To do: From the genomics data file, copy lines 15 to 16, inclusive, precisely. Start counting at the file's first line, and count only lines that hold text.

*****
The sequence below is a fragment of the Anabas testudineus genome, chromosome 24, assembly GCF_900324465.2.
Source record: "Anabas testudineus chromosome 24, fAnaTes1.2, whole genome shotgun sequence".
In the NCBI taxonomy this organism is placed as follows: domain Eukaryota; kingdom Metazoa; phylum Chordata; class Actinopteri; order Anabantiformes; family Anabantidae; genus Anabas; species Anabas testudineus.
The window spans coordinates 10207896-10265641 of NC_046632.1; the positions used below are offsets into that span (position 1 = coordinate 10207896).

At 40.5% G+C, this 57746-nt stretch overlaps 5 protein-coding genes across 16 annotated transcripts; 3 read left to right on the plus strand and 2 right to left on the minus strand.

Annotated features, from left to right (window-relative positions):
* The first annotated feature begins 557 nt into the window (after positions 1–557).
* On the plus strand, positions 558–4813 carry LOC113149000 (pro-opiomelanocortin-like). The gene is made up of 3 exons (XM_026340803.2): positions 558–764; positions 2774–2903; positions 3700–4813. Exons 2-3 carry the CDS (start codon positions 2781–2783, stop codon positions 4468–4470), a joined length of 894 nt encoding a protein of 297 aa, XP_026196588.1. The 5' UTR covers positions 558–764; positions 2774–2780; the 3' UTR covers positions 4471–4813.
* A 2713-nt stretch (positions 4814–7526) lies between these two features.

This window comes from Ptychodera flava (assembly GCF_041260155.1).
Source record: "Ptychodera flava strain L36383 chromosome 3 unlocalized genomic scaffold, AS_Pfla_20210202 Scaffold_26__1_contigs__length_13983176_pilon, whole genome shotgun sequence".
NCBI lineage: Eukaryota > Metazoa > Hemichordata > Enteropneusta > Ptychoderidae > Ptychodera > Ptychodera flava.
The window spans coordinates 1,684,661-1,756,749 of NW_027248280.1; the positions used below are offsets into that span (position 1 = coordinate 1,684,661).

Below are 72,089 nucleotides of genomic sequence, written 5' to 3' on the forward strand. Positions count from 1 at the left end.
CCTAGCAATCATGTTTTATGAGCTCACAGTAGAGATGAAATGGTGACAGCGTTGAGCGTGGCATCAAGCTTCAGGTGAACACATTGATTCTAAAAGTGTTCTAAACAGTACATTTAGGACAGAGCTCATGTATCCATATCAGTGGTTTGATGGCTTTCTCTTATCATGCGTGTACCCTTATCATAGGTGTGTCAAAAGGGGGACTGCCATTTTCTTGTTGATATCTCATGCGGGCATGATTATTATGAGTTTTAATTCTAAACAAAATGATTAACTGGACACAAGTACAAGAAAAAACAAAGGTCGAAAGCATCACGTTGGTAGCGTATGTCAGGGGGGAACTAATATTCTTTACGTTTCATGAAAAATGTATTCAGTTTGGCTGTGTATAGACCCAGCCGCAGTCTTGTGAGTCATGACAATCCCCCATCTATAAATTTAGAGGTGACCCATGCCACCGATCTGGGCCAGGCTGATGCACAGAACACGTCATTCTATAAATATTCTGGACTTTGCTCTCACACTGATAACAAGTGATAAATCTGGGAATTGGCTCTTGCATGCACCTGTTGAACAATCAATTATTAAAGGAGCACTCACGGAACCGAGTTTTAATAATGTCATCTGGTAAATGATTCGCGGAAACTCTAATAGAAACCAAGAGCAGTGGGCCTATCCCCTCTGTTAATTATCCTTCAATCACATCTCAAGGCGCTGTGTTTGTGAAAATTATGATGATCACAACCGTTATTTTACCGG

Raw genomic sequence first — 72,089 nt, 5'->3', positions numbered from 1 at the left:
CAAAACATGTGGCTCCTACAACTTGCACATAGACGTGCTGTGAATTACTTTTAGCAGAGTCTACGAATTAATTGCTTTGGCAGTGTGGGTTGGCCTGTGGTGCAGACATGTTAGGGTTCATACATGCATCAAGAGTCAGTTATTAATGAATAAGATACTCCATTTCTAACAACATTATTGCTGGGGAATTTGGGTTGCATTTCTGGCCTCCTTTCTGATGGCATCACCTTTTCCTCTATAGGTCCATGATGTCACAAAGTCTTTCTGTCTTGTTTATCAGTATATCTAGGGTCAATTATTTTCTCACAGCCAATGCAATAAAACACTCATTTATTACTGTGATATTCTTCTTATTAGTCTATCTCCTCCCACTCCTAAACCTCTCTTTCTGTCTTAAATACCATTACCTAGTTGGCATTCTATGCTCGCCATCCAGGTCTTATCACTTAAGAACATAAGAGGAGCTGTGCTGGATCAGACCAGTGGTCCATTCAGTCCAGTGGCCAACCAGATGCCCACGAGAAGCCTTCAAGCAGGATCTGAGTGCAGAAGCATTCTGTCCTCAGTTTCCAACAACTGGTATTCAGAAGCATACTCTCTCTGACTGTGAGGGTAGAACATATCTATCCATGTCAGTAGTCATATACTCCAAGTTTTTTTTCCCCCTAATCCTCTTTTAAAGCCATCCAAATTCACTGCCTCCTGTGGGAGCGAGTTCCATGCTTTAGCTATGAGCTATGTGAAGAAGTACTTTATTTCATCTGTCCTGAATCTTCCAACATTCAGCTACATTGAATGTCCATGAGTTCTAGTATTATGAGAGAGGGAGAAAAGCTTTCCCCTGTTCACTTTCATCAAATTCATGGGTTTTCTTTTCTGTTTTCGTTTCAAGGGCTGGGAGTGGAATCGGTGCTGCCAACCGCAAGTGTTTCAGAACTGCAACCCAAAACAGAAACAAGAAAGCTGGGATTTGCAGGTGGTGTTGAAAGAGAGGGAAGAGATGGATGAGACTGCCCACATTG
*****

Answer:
CCTAGCAATCATGTTTTATGAGCTCACAGTAGAGATGAAATGGTGACAGCGTTGAGCGTGGCATCAAGCTTCAGGTGAACACATTGATTCTAAAAGTGTTCTAAACAGTACATTTAGGACAGAGCTCATGTATCCATATCAGTGGTTTGATGGCTTTCTCTTATCATGCGTGTACCCTTATCATAGGTGTGTCAAAAGGGGGACTGCCATTTTCTTGTTGATATCTCATGCGGGCATGATTATTATGAGTTTTAATTCTAAACAAAATGATTAACTGGACACAAGTACAAGAAAAAACAAAGGTCGAAAGCATCACGTTGGTAGCGTATGTCAGGGGGGAACTAATATTCTTTACGTTTCATGAAAAATGTATTCAGTTTGGCTGTGTATAGACCCAGCCGCAGTCTTGTGAGTCATGACAATCCCCCATCTATAAATTTAGAGGTGACCCATGCCACCGATCTGGGCCAGGCTGATGCACAGAACACGTCATTCTATAAATATTCTGGACTTTGCTCTCACACTGATAACAAGTGATAAATCTGGGAATTGGCTCTTGCATGCACCTGTTGAACAATCAATTATTAAAGGAGCACTCACGGAACCGAGTTTTAATAATGTCATCTGGTAAATGATTCGCGGAAACTCTAATAGAAACCAAGAGCAGTGGGCCTATCCCCTCTGTTAATTATCCTTCAATCACATCTCAAGGCGCTGTGTTTGTGAAAATTATGATGATCACAACCGTTATTTTACCGG

Raw genomic sequence first — 72,089 nt, 5'->3', positions numbered from 1 at the left: